From painting to sculpture to weaving, and from film to writing to dance, we have always celebrated the work of artists both at home and abroad. Here, in honour of our 10th anniversary, explore 10 of our most notable features. Artists, like the work they produce, are ever-evolving—and that’s what makes these profiles so interesting.
Evocative, penetrating, and striking, the work of Vancouver-based sculptor Marie Khouri has earned her a worthy reputation as one of the city’s most prominent artists. “Everything starts from my hand,” she explains. “To me, sculpting is like meditating; I need this interaction with my work, I need to physically put my energy into it.” From polystyrene, to concrete, to bronze, to fibreglass-infused resin, Khouri’s sculptural works invite conversation and beauty into public space, encouraging lively contemplation.
Richmond-born dancer Heather Ogden has climbed the ranks to principal dancer at The National Ballet of Canada, a company that changed her life—both professionally and personally. It is at work where Ogden met her now-husband, fellow principal dancer Guillaume Côté; as for her movement, she is able to breathe life into every inch of her body, commanding the stage with a graceful yet forceful presence—something she credits to her dedication to her craft. “I feel like it’s a good attribute to be a perfectionist, but I’m lightening up a bit,” she admits. “I haven’t lost that drive, but I just really want to soak it up.” Ogden has the talent to work anywhere in the world, but she has purposefully built her career in Canada—and Canada is lucky to have her.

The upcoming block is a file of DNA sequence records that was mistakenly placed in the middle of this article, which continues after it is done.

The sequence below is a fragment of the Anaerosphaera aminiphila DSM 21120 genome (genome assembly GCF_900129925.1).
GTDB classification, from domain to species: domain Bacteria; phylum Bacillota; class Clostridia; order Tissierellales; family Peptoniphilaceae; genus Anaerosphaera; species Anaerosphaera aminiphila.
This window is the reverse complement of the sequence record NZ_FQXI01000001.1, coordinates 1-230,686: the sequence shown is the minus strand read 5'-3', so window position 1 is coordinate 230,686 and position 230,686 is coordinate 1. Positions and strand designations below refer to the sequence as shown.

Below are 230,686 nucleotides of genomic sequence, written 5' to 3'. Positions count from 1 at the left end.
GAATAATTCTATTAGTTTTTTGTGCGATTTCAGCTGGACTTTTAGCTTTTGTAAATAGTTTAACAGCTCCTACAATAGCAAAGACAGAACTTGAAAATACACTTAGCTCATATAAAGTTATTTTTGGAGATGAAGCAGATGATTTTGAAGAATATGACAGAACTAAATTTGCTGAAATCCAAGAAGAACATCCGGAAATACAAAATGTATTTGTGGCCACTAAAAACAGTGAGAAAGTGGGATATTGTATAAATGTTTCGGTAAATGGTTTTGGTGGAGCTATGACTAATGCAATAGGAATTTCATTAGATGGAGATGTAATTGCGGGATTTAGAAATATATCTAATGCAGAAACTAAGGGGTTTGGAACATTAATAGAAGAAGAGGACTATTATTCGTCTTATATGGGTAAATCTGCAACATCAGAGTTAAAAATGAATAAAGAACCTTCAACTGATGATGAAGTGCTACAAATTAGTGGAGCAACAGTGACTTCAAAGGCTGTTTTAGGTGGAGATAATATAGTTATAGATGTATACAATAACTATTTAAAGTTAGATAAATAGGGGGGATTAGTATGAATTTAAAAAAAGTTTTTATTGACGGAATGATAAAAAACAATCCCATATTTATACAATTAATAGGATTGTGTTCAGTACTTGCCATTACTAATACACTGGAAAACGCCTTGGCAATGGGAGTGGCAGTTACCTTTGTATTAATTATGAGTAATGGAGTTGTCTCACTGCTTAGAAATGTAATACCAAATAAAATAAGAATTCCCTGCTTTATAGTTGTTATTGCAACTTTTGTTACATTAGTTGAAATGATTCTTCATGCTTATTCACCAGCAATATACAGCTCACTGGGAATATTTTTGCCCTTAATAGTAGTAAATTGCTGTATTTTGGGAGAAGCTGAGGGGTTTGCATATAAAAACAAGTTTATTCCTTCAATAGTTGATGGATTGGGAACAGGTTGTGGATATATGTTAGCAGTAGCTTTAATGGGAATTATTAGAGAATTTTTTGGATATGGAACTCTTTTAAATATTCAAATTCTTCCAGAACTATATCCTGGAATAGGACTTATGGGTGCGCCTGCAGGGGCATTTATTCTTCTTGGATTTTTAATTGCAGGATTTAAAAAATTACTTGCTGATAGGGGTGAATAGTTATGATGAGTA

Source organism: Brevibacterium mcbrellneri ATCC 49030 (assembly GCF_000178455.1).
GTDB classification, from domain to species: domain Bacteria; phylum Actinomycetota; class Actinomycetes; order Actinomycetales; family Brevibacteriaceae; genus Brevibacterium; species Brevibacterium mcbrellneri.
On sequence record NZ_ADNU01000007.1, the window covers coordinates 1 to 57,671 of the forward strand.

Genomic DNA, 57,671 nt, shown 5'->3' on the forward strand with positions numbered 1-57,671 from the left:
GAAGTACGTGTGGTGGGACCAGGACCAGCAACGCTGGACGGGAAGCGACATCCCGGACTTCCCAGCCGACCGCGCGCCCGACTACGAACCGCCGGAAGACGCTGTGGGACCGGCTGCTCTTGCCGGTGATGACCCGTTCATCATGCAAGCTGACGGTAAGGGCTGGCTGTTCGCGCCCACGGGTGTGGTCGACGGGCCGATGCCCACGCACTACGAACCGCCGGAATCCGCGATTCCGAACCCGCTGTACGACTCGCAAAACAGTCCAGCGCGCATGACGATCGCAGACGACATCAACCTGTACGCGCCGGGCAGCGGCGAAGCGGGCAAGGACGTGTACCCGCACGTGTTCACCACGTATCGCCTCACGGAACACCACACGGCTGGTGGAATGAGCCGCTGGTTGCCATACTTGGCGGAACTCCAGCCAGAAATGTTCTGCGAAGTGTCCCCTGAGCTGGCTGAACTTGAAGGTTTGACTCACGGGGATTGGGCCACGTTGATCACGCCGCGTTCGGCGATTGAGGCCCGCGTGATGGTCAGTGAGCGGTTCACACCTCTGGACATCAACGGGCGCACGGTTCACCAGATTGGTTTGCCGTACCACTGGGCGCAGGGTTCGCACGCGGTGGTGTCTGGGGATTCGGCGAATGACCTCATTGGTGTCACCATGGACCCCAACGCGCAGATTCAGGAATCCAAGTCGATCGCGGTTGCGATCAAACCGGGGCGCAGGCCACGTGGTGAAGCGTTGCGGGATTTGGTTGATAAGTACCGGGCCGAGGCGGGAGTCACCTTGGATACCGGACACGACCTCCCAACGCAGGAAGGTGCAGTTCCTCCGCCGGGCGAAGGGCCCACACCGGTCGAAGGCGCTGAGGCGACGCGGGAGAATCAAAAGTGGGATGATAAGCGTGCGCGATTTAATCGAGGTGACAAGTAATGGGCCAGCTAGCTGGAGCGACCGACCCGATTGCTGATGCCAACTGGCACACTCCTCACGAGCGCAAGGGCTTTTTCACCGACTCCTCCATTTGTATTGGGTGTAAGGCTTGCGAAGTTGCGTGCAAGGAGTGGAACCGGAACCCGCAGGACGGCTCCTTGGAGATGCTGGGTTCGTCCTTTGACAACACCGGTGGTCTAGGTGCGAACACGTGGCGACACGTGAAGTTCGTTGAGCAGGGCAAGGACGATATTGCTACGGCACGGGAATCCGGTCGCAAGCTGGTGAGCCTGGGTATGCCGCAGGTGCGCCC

Anyone who has been to English Bay in Vancouver has likely stopped to stare at, or even interact with, the large laughing-man statues that dot the plaza near the water. But likely only a few know Yue Minjun, the enigmatic artist behind them. In a way, that seems to be part of his practise. “My art is certainly meant to elicit a response,” he reflects. “I cannot, and do not want to, control that response. This is very important. The art must speak for itself, and each person has their own way of understanding it.” His work often depicts the same man (part self-portrait, part external commentary) in curious, and sometimes morbid, situations; the juxtaposition of a smiling face and devil horns, for example, is haunting yet inspiring. A response is required, indeed.
As a leader of iconic Canadian indie-rock collective Broken Social Scene, Kevin Drew knows a thing or two about the national music landscape. Between his work with the band and his own solo music, he effectively wears his heart on his sleeve, giving the audience every ounce of energy. “I’ve never been a person whose masturbatory hopeful anthems connect with everyone, but I really give everything that I can,” he says. “If I did something dishonest, I would be upset with getting a 5/10 review or whatever. If it’s not dishonest, I can say, ‘Well, we live different lives, my friend.’” A true legend in the Canadian rock scene, Drew is as forthcoming and deep as his music.
“I’m not that interested in movies that just make you feel comfortable about yourself and your place in the world,” Maggie Gyllenhaal asserts. “I’m much more interested in movies that challenge you to assess yourself.” The American actor and writer is known for her roles in films like The Dark Knight and Stranger Than Fiction, but even her more recent gigs (on HBO’s The Deuce and in the stirring, uncomfortable film The Kindergarten Teacher) depict complex, rich characters. Actively and passionately finding ways to get more female voices in film, Gyllenhaal (yes, sister to Jake) is a powerful leader in the post-#MeToo era. Inclusion isn’t a trend for her—it’s a very real part of life.